Click here to finally achieve you dream of witnessing the perfect blend you never thought would work, yet shockingly does.

Shameless promotion over. Lets talk about the conclusion to the Prince of Nothing Trilogy. The more I have engaged with Mr. R. Scotty 2 Hotty Bakkers dozen work, the more I have come to appreciate just how masterful this series is. Credit to me for that nickname, not clunky or illogical at all.

The Thousandfold Thought is simply a great book and is the perfect way to end a series. My initial reaction to the first book was almost reluctance to continue the series, it seemed like a lot of clunky writing that bit off a little more then it could chew while not taking advantage of the things that made some of the parts excellent. Mainly not getting bogged down in super boring ass characters with no action. The second book was a complete shift, it seemed obvious to me that Bakker had grown significantly as a writer, the confidence he exuded in making the scope of the story significantly grander showed a level of ambition that would take a mad genius to wrap up in three books. Yet the third book built off a successful bridge gap book. I normally think those second books are the hardest, you achieve some level of success with the first book, but you have to expand the story in some way so I find authors normally go too large and lose sight of the elements the make the first book great. This did not happen with the second, in fact it is so much better crafted.

The third book in this series sees the conclusion of the holy war, which seemed really important in the second book, but now has almost become a side show to the ambitions and goals of the main characters. The confrontation promised to us in the first chapter of the series, Kellhus and Moehungus, does not disappoint. I know thats not how you spell his dad’s name but I can’t get it out of my head because it is funny to sound out. That confrontation though made the whole series so worth it. I have said many times that nothing gets me hyped like a great 1-on-1 sword fight, but I have to say a confrontation between two masters of manipulation was in its own way just as engrossing. The culmination of two separate peoples collection of power being nothing more then a bargaining chip in who will walk out of a cave alive was just such a brilliant way to end it. If they had simply just fought using the magic they had learned or their martial abilities it would not have been as potent as what actually happened. The twist with Cnauir at the end also was crazy, I had a feeling it was something like that, but it made his whole character arc make so much more sense.

The actual conclusion of the Holy War with the Men of the Tusk securing miraculous victory that unfolded exactly how Kellhus planned it, seemed almost anti-climactic compared to the other stuff. This was clearly intentional, and Bakker building up the war to seem so important only have it become a power play move was brilliant. This book is great, honestly a long and not easy read of a series but a must read for anyone who appreciates a more complicated fantasy story that subverts a lot of the simple tropes that stop good fantasy from becoming great. Just get past the first one.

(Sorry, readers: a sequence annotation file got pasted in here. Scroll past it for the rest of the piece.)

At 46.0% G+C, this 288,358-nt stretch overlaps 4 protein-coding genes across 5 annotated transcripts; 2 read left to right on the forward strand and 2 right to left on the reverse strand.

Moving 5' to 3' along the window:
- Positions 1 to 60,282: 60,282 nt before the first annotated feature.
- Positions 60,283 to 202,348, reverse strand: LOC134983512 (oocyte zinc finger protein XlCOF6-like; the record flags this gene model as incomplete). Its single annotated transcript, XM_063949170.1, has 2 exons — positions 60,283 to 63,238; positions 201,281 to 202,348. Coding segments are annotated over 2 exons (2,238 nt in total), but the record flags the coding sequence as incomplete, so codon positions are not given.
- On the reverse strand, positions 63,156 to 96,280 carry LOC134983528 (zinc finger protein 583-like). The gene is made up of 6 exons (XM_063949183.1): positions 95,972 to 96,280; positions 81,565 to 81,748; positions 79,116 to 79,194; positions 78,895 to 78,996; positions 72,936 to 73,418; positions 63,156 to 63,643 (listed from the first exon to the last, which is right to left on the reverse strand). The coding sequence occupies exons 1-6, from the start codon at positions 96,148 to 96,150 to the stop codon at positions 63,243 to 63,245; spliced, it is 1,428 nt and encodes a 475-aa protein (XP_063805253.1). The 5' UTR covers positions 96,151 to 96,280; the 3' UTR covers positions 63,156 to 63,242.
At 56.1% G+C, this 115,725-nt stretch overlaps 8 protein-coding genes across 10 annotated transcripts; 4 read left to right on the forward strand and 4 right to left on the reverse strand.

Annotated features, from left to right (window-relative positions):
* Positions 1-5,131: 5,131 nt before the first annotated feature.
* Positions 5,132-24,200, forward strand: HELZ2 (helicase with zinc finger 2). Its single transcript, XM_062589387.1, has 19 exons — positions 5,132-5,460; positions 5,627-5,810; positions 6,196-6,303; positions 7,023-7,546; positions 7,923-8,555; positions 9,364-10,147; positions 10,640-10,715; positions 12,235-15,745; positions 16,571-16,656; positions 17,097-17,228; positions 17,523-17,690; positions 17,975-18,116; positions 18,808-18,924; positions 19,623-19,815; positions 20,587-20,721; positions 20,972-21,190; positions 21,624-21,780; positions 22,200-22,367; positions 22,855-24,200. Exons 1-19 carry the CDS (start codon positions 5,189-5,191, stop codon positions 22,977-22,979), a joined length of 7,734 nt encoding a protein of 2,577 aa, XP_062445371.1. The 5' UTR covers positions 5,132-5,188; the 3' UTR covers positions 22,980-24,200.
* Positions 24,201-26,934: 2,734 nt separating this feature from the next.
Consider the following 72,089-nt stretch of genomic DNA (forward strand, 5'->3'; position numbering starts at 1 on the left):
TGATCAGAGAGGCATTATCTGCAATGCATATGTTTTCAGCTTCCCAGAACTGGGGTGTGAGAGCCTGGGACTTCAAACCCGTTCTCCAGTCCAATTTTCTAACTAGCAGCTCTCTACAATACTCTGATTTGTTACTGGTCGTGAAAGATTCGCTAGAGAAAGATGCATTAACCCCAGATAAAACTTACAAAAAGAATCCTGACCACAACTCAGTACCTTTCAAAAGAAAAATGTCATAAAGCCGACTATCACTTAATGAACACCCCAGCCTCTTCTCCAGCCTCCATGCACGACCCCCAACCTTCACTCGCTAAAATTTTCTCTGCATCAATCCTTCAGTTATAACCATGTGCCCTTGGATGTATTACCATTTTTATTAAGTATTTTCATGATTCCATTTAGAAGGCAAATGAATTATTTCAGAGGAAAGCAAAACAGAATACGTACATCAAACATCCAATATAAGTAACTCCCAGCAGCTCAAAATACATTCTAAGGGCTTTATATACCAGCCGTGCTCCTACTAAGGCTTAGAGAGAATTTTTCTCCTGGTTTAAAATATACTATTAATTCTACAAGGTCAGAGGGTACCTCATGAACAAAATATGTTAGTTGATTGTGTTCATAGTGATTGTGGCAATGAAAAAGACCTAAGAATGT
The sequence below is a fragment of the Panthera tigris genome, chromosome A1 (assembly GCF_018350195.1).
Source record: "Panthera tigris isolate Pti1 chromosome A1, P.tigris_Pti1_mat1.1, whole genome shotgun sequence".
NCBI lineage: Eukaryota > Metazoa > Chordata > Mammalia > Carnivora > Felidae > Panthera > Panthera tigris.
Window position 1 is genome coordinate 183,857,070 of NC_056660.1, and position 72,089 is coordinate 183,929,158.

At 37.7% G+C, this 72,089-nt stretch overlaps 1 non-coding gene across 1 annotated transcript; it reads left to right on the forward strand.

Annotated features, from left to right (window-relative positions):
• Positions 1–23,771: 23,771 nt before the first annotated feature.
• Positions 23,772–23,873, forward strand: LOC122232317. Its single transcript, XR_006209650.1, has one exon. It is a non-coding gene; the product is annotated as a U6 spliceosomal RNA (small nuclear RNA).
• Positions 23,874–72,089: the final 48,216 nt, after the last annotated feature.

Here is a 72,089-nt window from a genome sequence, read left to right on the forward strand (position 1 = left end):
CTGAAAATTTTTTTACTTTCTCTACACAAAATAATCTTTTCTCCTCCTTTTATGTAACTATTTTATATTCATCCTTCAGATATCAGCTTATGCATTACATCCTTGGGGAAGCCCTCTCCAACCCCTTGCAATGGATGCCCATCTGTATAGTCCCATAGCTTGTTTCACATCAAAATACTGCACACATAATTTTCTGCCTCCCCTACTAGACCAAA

Obviously chad.

Book Reviews

Iron and Magic Wrap-up: Ironically a magical surprise

There really is no irony there but you can’t be serve a word like “iron” to me and not expect me to make some terrible joke. The book is written by the dream team of Gordon and Illona under the pseudo name Ilona Andrews. They seem to have had a decent amount of success, I mean they are a New York Times Bestselling Author(s?) so they got that going for them. When I picked this book for the podcast, my intention was to pick this super sappy fantasy romance novel as the guest for this book is my sister and I figured I would just trash how corny is was the whole time and get that CONTENT popping off but that was not what happened.

Speaking of the podcast, did you bring that up or did I? Regardless, on this weeks episode I have special guest Jenna. We go over Iron and Magic, read uncomfortable love-making scenes, quickly fly through the sports, do a social media glow-up for the author(s) amongst other wonderful hijinks. Click here and your wish for everlasting life will not come true, but you will get to be entertained for a while maybe.

Iron and Magic is the first book in the Iron Covenant series, and while I think the characters in the book feature in the Kate Daniels series, I really don’t know nor intend to find out. If I had to break the story down, it goes a little like this. This man hunk super guy with magic powers was once the warlord of this demi-god named Roland until he got himself excommunicated for trying to fuck the guys daughter or something. This is not the boring ass gunslinger Roland from The Miserable Tower but a different guy who is trying to take over the world by equal parts violence and buying real estate.

Roland wants to kill Hugh, and Hugh wants to drink himself to death, but his former elite fighting force called the Iron Dogs don’t want to be killed by Roland so they convince Hugh to live a little bit. They eventually come up with this plan to get hired as glorified body guards by this chick Elara who is the head witch of this hybrid magic coven/grow-op. Elara and her gang of lawyer warlocks is getting pressured by this dude Nez, a vampire controller and prospective real estate agent to sell their land, and they don’t want to.

So instead of just forming an alliance, Hugh and Elara decide to get married. This provides the real romantic love story, as the two immediately despise each other, despite wanting to bang. Through the power of team work and overcoming adversity, they eventually do bang. Their will they, wont they thing coupled with the witty zingers they sling at each other is reminiscent of a rom-com. In all honesty it is pretty funny.